Review Date: April 20, 2002
Director: Christine Lahti
Writer: Jill Franklin
Producers: Carol Baum, Sukee Chew, Jane Goldenring
Leelee Sobieski as Jennifer
Albert Brooks as Randall
Carol Kane as Sylvie Benson
A 17-year old alienated Goth chick with piercings all over her face goes to the mall to find a job and ends up meeting a 49-year old man who takes a chance on her at his store. The man also has his own issues, like loneliness and the inability to allow anything to disturb his day-to-day routine, but the two begin to learn from one another, until they ultimately get married and have kids (just kidding about that last part-just wanted to see if anyone reads this stuff). Drama and comedy...ensues.
Quite the unorthodox "love story", if I must say so myself. But I liked it...in fact, I quite enjoyed it. It's not a big picture, it doesn't have the most unique message in the world, but I liked its actors, I appreciated their repartee and chemistry together and how the film was sprinkled with little touches of humor, and ultimately, just the right amount of drama (yeah, I teared up...guilty!). Sure, it's not a movie driven by plot (it's what they refer to as "character-driven"), some of the stuff is a little pretentious (could have done without the poetry) and it's not going to blow anyone away with its insight into the human condition, but it's a small story to which most people should be able to relate. It's about loneliness, it's about one's inability to express one's true emotions, it's about people living in a world of crud and not knowing how to react to it all, so they either go inward and fight with themselves, or stay indoors and pretend that the world around them doesn't exist. I think that we've all felt awkward and different and forgotten at some point in our lives, and this film gives you two distinct characters who are struggling with their own respective issues as such. Leelee Sobieski, taking on a pretty challenging role as the Goth chick with the obsession with death and various problems with her family and pretty much everyone around her, and Albert Brooks, holding back his usual rat-tat-tat one-liners, and coming across as a very nice guy who seems to have it all together on the outside, but who seemingly has his own issues as well.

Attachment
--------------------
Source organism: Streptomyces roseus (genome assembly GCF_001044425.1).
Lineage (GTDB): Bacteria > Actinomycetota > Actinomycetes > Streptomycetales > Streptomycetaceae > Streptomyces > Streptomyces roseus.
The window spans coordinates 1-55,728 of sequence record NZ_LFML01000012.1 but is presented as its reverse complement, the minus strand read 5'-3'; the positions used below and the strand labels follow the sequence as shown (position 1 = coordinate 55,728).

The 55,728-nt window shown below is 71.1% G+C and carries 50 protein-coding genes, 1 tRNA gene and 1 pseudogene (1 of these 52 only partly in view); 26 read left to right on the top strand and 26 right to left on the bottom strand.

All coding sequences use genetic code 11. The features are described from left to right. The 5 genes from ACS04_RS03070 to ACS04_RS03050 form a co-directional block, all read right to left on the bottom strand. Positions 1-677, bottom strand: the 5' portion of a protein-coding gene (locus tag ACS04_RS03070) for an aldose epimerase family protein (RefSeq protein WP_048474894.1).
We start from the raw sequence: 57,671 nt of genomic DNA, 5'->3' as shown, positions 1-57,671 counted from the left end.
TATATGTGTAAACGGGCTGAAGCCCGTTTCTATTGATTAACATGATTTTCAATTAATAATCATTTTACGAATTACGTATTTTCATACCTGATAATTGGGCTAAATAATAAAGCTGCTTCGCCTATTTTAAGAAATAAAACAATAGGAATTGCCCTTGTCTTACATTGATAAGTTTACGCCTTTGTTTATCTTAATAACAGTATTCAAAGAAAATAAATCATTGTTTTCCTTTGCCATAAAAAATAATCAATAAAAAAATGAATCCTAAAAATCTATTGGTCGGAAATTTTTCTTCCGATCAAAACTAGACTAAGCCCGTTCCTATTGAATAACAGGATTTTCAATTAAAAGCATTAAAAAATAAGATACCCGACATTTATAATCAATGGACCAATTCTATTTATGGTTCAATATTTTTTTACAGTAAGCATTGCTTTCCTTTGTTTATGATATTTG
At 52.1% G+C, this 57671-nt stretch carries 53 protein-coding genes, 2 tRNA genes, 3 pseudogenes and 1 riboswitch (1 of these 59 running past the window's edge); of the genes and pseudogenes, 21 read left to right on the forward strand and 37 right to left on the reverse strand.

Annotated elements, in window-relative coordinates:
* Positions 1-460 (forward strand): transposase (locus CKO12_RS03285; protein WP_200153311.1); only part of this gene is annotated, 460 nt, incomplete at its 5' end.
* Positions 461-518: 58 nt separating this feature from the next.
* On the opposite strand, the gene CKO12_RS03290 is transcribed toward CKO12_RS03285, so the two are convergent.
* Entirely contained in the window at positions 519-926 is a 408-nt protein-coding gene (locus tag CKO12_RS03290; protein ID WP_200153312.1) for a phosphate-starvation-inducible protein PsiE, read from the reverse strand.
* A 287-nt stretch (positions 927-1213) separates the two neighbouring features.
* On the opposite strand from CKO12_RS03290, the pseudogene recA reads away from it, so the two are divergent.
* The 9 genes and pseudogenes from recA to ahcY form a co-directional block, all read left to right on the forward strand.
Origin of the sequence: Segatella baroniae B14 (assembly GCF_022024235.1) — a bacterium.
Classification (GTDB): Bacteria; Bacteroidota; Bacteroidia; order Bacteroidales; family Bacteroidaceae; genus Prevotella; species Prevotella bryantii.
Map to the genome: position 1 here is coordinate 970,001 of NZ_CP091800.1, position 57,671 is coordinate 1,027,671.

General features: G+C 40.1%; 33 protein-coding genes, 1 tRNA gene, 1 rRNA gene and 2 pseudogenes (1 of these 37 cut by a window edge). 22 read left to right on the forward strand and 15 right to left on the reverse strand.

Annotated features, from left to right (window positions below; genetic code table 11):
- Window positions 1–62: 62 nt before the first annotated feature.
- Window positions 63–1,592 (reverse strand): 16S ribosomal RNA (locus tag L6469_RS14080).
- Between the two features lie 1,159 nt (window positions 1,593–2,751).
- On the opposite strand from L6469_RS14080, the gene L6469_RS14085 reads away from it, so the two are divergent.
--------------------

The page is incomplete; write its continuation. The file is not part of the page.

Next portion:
The film is obviously intended to showcase how many of us walk around with "masks" all day, pretending that everything is either hunky-dory or dire in the world around us, when really, there's a lot more going on inside us all, stuff that we should learn to better communicate with others. The most engaging aspect of this film is the camaraderie that develops between these two characters, and ultimately, I was pulled in by them both and connected to the way in which their relationship evolved throughout. I seriously could have done without the way things ended (which I won't reveal here, but for the love of God...how many more "love" stories are going to re-use this idiotic way of portraying "love" to us?), but at least they integrated some more characters and situations around it, so it wasn't as "typical" as every other "love" movie that seems to be ending this way of late. I also enjoyed Carol Kane as the mom, despite her one-dimensional nature, the directing, which was pretty funky for such a character-driven story and the soundtrack, which was an unusual blend of old school, new school and a little bit of the in-between. The John Goodman cameo was ridiculously over-the-top and felt like it should have been in another movie (along with that awful wig of his), but overall, the film gelled pretty well, and even more importantly, it kept me interested and attached, the whole way through. A good small movie featuring a different kind of love story, two great lead performances, a sweet chemistry between them and an ending that I could have done without.
(c) 2016 Berge Garabedian